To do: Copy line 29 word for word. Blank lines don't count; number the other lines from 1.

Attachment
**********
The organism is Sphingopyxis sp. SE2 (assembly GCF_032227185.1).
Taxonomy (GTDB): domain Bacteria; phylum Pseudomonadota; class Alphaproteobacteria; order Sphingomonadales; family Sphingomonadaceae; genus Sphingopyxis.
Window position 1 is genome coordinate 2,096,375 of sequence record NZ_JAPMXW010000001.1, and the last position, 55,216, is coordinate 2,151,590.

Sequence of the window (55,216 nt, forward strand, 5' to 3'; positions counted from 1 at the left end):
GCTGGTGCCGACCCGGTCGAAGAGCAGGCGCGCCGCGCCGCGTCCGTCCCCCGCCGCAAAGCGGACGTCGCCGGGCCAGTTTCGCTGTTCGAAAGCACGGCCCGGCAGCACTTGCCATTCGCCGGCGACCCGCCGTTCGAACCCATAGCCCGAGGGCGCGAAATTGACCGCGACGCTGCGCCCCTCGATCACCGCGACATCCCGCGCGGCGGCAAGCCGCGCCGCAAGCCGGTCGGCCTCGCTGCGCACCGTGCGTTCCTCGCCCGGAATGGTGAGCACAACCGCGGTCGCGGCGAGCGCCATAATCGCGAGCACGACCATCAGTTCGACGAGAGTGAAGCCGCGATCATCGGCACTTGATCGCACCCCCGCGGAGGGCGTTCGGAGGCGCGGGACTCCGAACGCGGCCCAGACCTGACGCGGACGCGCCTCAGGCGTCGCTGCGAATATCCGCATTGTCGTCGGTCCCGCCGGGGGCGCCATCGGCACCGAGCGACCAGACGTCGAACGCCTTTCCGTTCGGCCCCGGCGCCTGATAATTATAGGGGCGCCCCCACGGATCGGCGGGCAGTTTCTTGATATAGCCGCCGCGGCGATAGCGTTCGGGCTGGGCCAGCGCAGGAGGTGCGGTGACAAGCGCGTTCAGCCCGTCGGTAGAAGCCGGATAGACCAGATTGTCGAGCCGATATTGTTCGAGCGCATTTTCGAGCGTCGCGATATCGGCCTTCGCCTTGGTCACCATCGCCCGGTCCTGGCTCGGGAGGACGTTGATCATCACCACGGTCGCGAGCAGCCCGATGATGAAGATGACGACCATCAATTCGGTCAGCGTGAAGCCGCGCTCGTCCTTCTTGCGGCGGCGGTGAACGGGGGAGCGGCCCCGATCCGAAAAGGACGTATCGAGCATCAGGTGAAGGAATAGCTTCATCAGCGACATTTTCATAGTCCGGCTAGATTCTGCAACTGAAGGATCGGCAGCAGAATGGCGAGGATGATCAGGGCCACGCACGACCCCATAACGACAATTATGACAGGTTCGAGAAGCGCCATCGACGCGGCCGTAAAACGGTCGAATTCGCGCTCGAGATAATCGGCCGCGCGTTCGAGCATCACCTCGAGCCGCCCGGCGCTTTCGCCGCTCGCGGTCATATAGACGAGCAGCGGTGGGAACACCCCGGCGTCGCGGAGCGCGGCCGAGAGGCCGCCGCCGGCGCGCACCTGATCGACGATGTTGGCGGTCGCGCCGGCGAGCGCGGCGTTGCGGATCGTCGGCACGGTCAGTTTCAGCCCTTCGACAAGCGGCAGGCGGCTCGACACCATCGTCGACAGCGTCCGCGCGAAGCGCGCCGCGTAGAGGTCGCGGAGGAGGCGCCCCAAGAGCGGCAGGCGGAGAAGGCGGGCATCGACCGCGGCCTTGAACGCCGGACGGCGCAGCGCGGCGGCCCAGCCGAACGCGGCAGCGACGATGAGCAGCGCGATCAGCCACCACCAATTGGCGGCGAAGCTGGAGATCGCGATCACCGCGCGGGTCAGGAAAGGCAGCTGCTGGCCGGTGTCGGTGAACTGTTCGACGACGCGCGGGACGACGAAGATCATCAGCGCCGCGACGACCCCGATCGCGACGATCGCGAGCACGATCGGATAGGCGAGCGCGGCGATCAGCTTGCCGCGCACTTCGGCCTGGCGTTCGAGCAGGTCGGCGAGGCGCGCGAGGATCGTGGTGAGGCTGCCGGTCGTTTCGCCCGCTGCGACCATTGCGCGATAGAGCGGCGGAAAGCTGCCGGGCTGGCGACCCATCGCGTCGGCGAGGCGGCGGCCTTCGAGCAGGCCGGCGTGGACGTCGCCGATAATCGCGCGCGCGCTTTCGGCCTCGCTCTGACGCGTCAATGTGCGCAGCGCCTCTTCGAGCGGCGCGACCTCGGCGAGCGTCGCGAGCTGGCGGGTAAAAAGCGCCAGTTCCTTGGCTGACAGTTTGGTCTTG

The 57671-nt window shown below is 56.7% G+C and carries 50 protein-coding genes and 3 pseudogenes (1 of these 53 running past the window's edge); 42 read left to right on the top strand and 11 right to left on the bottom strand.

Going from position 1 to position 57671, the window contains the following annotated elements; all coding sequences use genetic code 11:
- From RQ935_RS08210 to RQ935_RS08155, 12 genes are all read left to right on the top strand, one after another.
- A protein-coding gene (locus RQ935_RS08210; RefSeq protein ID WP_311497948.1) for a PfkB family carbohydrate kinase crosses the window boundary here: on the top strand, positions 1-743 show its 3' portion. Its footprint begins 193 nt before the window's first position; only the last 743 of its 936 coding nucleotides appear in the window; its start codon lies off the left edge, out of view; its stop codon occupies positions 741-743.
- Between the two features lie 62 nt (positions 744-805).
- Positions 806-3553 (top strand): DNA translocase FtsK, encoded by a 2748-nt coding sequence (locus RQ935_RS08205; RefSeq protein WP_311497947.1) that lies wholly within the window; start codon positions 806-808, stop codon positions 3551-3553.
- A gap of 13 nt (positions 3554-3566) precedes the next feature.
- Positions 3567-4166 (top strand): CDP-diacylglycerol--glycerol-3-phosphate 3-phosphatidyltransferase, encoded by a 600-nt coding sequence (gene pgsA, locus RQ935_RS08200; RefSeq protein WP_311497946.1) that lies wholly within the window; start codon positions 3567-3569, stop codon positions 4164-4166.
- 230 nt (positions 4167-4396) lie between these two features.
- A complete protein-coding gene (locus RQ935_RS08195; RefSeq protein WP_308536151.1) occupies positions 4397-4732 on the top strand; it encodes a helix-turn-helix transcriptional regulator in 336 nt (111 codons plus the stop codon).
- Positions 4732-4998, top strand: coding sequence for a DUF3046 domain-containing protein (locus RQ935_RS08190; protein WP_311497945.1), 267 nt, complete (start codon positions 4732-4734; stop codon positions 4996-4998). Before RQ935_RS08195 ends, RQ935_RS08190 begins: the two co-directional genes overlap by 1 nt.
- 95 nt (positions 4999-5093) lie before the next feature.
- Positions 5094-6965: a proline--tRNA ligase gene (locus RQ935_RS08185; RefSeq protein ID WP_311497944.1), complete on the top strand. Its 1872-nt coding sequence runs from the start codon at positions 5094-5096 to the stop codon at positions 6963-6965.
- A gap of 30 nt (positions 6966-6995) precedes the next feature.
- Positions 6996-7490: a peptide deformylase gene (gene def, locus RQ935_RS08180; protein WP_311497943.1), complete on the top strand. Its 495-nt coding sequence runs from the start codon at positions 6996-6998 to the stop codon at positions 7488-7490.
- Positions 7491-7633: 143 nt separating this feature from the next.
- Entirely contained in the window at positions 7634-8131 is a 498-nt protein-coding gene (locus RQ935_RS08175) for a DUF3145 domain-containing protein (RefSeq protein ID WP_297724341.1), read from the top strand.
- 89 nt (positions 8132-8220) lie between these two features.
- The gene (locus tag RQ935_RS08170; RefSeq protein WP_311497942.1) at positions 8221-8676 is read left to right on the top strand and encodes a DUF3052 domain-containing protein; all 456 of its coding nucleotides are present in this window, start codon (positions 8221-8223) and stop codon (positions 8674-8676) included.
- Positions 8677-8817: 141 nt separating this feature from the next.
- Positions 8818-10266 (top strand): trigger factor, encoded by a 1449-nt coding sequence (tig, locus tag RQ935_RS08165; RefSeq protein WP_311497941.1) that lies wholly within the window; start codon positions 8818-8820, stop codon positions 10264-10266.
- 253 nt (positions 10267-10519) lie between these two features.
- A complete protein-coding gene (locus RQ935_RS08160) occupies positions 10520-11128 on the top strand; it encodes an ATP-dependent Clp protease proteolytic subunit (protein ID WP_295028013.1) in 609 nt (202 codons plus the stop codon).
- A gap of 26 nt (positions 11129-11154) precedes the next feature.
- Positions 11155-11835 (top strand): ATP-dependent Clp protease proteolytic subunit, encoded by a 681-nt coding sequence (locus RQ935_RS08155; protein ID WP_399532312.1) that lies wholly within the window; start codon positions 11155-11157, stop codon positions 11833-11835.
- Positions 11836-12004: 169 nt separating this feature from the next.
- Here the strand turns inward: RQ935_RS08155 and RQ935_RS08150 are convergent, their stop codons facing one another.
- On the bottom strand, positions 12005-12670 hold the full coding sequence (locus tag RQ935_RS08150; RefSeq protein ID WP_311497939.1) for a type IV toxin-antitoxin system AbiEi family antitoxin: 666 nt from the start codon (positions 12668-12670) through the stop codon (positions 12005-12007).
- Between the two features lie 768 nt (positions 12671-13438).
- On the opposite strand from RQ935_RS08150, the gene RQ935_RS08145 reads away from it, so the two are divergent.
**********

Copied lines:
- A gap of 26 nt (positions 11129-11154) precedes the next feature.